Heart disease continues to be the leading cause of death in Alabama.  

The COVID-19 pandemic has made nearly everyone supremely conscious of their health. Despite the harmful health effects of COVID, heart disease continues to be the most lethal affliction for the health of Alabamians, with cancer and chronic lower respiratory disease trailing behind.

According to Dr. Wes Stubblefield, with the Alabama Department of Public Health (ADPH), this has been the leading cause of death for Alabamians for over a century. However, Alabama’s heart disease rate is not amongst the highest in the nation.  

“Alabama is sort of in the middle in terms of coronary disease deaths per 100,000,” Stubblefield said. 

Heart disease broadly refers to a large spectrum of diseases that affect the heart’s function, usually by blocking or damaging the major blood vessels that supply the heart. Rare cases of congenital heart disease are also possible. 

“The most common type of heart disease is coronary artery disease, which is what leads to heart attack, but there are different types of heart disease," said Stubblefield. "For example, you can have coronary disease, which is where you get plaque in the blood vessels that feed the heart itself. But you can also have an irregular heart rate or rhythm. You can have heart failure. You can have disease of your heart valves. You can have disease of the heart muscle itself or the lining around the heart.”  

As strange as it may seem, studies have shown a direct correlation between dental health and heart health. Maintaining good dental hygiene is an integral aspect of maintaining a healthy heart.

“When you get your teeth cleaned, it releases bacteria into your body through the bloodstream," said Stubblefield. "That’s just going to happen when you manipulate a tissue. Those bacteria that are in your mouth, if you have poor oral hygiene, can actually cause infections of the heart valve. Poor oral health has been linked to infections in the heart.”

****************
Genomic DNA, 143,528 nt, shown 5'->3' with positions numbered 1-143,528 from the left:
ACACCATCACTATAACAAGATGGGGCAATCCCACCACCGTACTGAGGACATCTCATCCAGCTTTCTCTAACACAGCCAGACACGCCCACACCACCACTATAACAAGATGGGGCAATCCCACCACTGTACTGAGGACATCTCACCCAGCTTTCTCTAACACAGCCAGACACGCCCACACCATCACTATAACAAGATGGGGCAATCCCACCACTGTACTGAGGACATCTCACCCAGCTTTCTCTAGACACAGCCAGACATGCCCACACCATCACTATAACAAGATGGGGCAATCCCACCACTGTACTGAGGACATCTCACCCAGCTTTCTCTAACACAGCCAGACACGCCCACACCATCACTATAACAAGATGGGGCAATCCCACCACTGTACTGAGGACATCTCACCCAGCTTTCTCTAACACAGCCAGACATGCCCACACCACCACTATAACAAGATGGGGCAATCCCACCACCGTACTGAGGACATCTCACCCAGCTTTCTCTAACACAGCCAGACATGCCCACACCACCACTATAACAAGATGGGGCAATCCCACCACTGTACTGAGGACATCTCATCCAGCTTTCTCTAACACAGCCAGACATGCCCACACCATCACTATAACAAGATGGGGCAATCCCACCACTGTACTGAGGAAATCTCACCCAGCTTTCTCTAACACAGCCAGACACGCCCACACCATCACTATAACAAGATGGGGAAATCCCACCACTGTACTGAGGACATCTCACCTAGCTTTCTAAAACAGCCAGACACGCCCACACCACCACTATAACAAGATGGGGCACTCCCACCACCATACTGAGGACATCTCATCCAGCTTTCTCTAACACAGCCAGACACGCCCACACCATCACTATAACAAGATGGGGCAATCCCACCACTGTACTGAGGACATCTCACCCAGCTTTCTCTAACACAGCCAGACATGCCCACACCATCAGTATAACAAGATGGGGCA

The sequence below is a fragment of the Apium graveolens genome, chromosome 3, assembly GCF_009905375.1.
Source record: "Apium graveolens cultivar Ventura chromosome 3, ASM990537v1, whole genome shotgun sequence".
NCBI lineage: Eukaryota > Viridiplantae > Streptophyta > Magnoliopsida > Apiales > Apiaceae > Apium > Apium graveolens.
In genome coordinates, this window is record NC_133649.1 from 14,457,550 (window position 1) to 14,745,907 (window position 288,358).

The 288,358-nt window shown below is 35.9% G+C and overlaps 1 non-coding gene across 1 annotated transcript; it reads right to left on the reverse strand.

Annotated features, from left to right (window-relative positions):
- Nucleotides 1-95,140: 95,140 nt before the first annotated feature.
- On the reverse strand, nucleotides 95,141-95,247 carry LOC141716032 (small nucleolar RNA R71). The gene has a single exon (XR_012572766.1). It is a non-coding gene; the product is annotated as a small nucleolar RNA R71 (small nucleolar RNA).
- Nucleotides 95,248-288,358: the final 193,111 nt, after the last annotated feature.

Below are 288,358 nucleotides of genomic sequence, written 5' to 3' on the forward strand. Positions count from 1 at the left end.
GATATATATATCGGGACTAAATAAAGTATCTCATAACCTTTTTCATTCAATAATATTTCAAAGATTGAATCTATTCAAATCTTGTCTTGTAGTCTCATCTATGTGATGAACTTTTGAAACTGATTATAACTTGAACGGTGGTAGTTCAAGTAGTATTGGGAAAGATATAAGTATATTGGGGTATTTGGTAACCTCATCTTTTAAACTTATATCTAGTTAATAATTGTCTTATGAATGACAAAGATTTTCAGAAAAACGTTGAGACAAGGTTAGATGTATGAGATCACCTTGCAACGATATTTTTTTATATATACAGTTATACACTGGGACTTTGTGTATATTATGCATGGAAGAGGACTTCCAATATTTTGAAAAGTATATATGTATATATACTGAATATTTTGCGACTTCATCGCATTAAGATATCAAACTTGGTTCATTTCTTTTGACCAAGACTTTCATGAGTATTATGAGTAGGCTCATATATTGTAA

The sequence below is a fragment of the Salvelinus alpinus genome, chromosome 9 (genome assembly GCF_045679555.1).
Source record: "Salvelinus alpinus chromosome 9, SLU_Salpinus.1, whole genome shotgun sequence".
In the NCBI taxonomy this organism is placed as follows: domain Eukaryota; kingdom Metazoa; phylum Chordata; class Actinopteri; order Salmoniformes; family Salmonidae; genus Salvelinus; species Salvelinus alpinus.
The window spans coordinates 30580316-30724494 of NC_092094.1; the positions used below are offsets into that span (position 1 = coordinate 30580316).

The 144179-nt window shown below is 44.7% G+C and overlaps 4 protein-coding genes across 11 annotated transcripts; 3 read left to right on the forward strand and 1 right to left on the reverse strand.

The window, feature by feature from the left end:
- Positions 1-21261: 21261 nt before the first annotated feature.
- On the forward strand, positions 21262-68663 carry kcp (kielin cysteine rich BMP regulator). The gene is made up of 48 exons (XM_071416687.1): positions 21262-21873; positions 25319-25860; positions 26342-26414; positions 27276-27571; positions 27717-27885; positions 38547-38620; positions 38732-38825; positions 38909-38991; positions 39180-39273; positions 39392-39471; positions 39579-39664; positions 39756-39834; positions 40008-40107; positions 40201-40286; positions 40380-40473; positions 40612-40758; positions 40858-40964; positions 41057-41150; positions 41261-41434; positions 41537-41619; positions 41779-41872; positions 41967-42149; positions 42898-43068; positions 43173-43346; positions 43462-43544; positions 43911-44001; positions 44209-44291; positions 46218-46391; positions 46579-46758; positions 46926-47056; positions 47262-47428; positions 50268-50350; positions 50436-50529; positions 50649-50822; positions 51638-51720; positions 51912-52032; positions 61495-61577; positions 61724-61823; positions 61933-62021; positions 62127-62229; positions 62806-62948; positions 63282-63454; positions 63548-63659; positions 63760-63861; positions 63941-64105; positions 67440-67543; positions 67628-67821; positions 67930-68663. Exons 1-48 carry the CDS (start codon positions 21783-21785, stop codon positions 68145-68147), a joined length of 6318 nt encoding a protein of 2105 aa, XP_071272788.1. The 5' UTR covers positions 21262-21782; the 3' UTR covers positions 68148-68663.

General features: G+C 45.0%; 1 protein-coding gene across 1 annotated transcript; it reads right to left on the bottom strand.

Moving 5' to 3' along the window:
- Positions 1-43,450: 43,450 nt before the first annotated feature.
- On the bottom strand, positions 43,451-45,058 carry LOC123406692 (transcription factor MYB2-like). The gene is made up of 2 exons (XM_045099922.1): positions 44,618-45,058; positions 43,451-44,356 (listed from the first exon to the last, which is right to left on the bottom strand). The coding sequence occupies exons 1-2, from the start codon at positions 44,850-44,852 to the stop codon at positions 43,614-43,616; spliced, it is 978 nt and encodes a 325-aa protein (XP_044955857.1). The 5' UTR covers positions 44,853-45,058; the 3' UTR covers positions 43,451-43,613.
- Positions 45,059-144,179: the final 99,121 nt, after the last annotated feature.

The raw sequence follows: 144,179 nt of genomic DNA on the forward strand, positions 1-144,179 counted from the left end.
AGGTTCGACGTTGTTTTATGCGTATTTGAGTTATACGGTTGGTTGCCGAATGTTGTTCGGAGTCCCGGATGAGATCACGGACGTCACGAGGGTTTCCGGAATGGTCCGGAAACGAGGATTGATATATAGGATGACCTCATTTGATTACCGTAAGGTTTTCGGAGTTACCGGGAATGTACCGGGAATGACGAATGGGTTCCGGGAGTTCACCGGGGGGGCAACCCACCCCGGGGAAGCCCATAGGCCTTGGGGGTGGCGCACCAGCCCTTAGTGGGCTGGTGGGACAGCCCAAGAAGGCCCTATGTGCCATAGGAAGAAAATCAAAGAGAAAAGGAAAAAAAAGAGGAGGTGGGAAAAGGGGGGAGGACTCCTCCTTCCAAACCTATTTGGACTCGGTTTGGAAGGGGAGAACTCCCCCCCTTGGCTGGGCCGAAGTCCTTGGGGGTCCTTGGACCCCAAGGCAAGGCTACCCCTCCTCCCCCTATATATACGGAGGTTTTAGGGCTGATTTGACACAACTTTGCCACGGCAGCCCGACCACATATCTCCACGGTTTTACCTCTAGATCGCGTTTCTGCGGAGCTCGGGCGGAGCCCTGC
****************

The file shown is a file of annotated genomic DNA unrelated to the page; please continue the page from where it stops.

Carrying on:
While there are verified cases of heart disease in people who have taken the COVID vaccine, Stubblefield maintains that they are rare and mostly temporary.

“In younger males, there is an association between getting the COVID vaccine and a slightly increased risk of myocarditis and pericarditis, or inflammation around the heart,” Stubblefield said. “The good thing is that the people that have gotten this, in excess of something like 50 cases per million, so we’re still talking about a relatively small number, but of the people that they’ve been able to follow that have had this complication of the vaccine, almost all of them recover completely, and usually pretty quickly.

"At this point, the slightly increased risk of myocarditis related to the vaccine has so far been mild, and it’s been something that we’re just watching.“

Diet plays a pivotal role in heart health. Stubblefield expressed the importance of maintaining a healthy weight by avoiding inflammatory foods and ingesting sufficient healthy fats.

“The thing that you want to remember is that it’s complicated," said Stubblefield. "All of us have different genes, and there are people that are born with genes that make them have higher cholesterol at baseline than other people. Cholesterol is very important because that is the leading cause of the plaque buildup in the arteries. Things that have been associated with poor heart health have been things like eating a diet high in saturated fats. Those are things like French fries, butter, and fried foods.  Those are inflammatory fats. There are some types of fats that are called anti-inflammatory fats, and those would be things that are in what we call the Mediterranean diet, things that come from fish and olives, things like that. You want to avoid an inflammatory diet.”

Stubblefield explained that there are several ways of preventing heart disease. Maintaining consistent weight, regular exercise, avoiding smoking, and eating a diet rich in healthy fats are all methods of preventing heart disease. Stubblefield stressed that smoking was the leading cause of poor heart health. 

To connect with the author of this story, or to comment, email craig.monger@1819News.com.